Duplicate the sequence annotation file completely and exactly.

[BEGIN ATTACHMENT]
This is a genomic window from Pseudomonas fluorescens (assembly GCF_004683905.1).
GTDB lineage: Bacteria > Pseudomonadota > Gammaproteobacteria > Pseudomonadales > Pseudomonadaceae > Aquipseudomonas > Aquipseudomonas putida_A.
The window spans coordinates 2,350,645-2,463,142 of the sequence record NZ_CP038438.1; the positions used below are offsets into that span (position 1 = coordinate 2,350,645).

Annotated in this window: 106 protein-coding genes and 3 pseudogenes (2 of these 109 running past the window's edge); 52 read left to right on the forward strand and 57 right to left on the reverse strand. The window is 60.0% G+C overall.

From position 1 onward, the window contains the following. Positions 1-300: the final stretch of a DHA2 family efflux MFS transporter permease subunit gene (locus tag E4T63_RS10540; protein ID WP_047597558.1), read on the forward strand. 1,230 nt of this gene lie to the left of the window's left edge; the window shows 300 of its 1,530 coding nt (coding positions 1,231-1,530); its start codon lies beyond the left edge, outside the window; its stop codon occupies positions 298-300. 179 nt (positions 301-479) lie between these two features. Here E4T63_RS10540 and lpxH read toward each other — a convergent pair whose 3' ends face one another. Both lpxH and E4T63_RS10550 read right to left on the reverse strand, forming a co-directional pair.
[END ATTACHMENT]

This is a genomic window from Pseudomonas fluorescens (assembly GCF_004683905.1).
GTDB lineage: Bacteria > Pseudomonadota > Gammaproteobacteria > Pseudomonadales > Pseudomonadaceae > Aquipseudomonas > Aquipseudomonas putida_A.
The window spans coordinates 2,350,645-2,463,142 of the sequence record NZ_CP038438.1; the positions used below are offsets into that span (position 1 = coordinate 2,350,645).

Annotated in this window: 106 protein-coding genes and 3 pseudogenes (2 of these 109 running past the window's edge); 52 read left to right on the forward strand and 57 right to left on the reverse strand. The window is 60.0% G+C overall.

From position 1 onward, the window contains the following. Positions 1-300: the final stretch of a DHA2 family efflux MFS transporter permease subunit gene (locus tag E4T63_RS10540; protein ID WP_047597558.1), read on the forward strand. 1,230 nt of this gene lie to the left of the window's left edge; the window shows 300 of its 1,530 coding nt (coding positions 1,231-1,530); its start codon lies beyond the left edge, outside the window; its stop codon occupies positions 298-300. 179 nt (positions 301-479) lie between these two features. Here E4T63_RS10540 and lpxH read toward each other — a convergent pair whose 3' ends face one another. Both lpxH and E4T63_RS10550 read right to left on the reverse strand, forming a co-directional pair.